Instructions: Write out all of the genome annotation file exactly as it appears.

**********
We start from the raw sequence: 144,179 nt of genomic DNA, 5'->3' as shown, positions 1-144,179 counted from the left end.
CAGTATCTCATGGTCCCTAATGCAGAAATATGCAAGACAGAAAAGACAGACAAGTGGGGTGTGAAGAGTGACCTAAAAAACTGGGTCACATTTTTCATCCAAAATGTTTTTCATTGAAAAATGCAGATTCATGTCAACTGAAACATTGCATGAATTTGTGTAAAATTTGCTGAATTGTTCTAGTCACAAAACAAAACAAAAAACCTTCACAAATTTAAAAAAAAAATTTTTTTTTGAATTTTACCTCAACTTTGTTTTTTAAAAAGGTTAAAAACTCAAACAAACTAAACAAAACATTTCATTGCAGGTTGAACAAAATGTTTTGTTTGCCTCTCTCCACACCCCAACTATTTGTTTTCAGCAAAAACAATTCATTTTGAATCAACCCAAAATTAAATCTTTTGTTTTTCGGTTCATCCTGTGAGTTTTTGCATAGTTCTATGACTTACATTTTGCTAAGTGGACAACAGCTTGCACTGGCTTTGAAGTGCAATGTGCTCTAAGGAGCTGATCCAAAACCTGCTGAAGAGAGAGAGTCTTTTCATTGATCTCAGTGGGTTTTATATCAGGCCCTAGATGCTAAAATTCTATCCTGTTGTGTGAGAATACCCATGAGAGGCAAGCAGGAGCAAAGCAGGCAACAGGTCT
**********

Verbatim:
We start from the raw sequence: 144,179 nt of genomic DNA, 5'->3' as shown, positions 1-144,179 counted from the left end.
CAGTATCTCATGGTCCCTAATGCAGAAATATGCAAGACAGAAAAGACAGACAAGTGGGGTGTGAAGAGTGACCTAAAAAACTGGGTCACATTTTTCATCCAAAATGTTTTTCATTGAAAAATGCAGATTCATGTCAACTGAAACATTGCATGAATTTGTGTAAAATTTGCTGAATTGTTCTAGTCACAAAACAAAACAAAAAACCTTCACAAATTTAAAAAAAAAATTTTTTTTTGAATTTTACCTCAACTTTGTTTTTTAAAAAGGTTAAAAACTCAAACAAACTAAACAAAACATTTCATTGCAGGTTGAACAAAATGTTTTGTTTGCCTCTCTCCACACCCCAACTATTTGTTTTCAGCAAAAACAATTCATTTTGAATCAACCCAAAATTAAATCTTTTGTTTTTCGGTTCATCCTGTGAGTTTTTGCATAGTTCTATGACTTACATTTTGCTAAGTGGACAACAGCTTGCACTGGCTTTGAAGTGCAATGTGCTCTAAGGAGCTGATCCAAAACCTGCTGAAGAGAGAGAGTCTTTTCATTGATCTCAGTGGGTTTTATATCAGGCCCTAGATGCTAAAATTCTATCCTGTTGTGTGAGAATACCCATGAGAGGCAAGCAGGAGCAAAGCAGGCAACAGGTCT